Advisers have been long told that they should play to their strengths to take advantage of business opportunities and this is something that Pension Transfer Solutions managing director Carl Melvin has very much taken to heart. Creating a pension specialist alongside his IFA firm meant that he could branch out into specialist advice while still also offering full holistic service.
Ten years ago, he launched Pension Transfer Solutions, an AR of Melvin’s IFA, Affluent Financial Planning, which he set up in 1995. He says: “Ten years ago, not many IFAs had the G60 qualification and could not do pension transfers but I had so I offered the service to other IFAs’ clients. The problem was that IFAs felt uncomfortable referring their client to a rival adviser, so we set up Pension Transfer Solutions as an appointed representative of the IFA.”
Melvin says he had the qualifications to deal with niche pension cases that some IFAs try to avoid like the plague. As well as being able to transfer and consolidate pensions, he gained special qualifications from Resolution UK, which offers divorce financial planning exams and pension splitting advice for divorcing couples has become one of its biggest areas of business.
He says: “There are only a handful of IFAs with these sort of qualifications because you have to have pretty strong technical skills. Pensions are complex at the best of times but with legal implications it becomes quite seriously complicated.
Many advisers probably bodycheck divorce cases because they are so difficult.” Melvin readily admits that divorce cases are not “quick money” and come with a lot of baggage. “Divorces can be long, drawn out affairs and they can be quite torturous as you are dealing with people who once loved each other and now hate each other.”
He also says another big turn-off is the unavoidable need to deal with solicitors. While he gains many of his referrals from legal firms, Melvin admits they can be the biggest headache when trying to untangle pensions.
Melvin: Pensions are complex at the best of times but with legal implications it becomes quite seriously complicated. Many advisers probably bodycheck divorce cases because they are so difficult
He says: “The problem is you need to know what the assets are worth when the couple initially separates but many divorces may not happen for months or years later and it is very hard to work out how much a pension was worth several years ago. What should happen, and what most lawyers do not do, is to say ‘we must find out how big the cake is and add everything up from the outset’.”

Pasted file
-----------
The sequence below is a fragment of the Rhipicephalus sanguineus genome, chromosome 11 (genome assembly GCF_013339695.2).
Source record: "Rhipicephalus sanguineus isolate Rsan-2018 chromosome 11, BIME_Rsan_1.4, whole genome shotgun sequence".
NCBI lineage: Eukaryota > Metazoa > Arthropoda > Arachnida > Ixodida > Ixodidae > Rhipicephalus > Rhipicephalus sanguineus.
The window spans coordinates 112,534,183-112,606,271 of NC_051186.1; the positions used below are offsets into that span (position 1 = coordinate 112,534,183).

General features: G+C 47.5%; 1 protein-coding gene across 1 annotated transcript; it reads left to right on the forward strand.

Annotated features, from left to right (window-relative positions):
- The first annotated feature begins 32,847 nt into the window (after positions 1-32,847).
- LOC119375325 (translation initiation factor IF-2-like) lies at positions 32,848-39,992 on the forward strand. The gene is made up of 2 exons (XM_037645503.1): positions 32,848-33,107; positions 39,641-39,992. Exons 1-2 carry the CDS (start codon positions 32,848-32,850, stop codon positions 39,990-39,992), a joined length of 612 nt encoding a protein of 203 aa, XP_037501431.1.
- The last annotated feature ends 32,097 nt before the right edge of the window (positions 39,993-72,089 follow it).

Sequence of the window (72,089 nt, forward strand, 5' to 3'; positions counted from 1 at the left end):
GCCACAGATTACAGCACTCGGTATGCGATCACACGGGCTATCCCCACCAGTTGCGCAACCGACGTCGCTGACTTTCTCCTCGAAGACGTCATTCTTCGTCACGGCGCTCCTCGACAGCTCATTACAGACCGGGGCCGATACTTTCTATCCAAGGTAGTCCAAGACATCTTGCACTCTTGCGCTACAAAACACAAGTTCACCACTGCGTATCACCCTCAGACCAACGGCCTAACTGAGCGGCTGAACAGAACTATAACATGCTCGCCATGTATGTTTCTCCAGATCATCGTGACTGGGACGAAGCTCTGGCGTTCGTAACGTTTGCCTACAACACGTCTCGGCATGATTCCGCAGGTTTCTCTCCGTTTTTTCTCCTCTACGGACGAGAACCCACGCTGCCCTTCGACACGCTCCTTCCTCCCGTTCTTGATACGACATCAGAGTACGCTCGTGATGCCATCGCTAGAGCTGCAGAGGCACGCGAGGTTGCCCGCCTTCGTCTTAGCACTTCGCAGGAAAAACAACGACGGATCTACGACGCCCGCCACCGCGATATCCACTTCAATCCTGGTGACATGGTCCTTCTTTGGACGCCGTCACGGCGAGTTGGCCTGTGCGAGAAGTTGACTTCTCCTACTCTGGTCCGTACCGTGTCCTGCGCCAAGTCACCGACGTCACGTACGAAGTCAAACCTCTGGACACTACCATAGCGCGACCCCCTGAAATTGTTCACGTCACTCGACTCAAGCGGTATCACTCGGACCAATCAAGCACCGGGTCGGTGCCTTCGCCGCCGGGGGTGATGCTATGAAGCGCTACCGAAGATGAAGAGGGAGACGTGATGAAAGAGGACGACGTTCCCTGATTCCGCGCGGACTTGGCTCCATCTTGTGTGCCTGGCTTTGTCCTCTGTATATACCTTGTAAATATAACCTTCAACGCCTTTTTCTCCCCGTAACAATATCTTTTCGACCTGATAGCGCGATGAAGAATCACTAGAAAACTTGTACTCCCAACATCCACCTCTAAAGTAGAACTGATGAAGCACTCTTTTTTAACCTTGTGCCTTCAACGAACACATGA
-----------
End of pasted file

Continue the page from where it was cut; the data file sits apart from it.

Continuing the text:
Melvin says legal firms would save a lot of time and energy if they teamed up with IFAs and initiated predivorce financial assessments, allowing the adviser to find out how much the matrimonial assets were worth through a full audit before divorce proceedings take place.
Melvin has found that some cases rely on the cash equivalent transfer value as a measure of a defined-benefit pension asset but, depending on the type and size of the pension, this might be significantly less than the amount the pension is truly worth. He says: “A major concern is that pensions are valued incorrectly by the solicitor.
“The lawyers use the cash equivalent transfer value and do not realise that the cash equivalent does not accurately reflect the true value of the pension. Therefore, one party could be disadvantaged by thousands or hundreds of thousands of pounds because the pension was not dealt with correctly.”
Melvin predicts that there size of personal accounts may make pension divorce settlements a difficult issue for many divorcing couples.
He says: “If you have a £20,000 pension that must be split up, then you will not want to pay a few thousand pounds for the advice to make that happen.”
But regardless of the headaches and heartaches involved in divorce settlements, Melvin says dealing with pension splits has a lot of potential.
According to Government figures, there were 144,220 UK divorces in 2007 alone. “It can take months or years for a divorce to be finalised and an IFA must be paid every time they are involved in the case.
“Essentially, you are trying to achieve a fair financial settlement and pensions are just one element of the matrimonial assets. It just happens to be the most complex one and the one that is most difficult to value and separate. But it needs to be done. It is expensive and torturous but it has to be done and it can be lucrative for advisers.”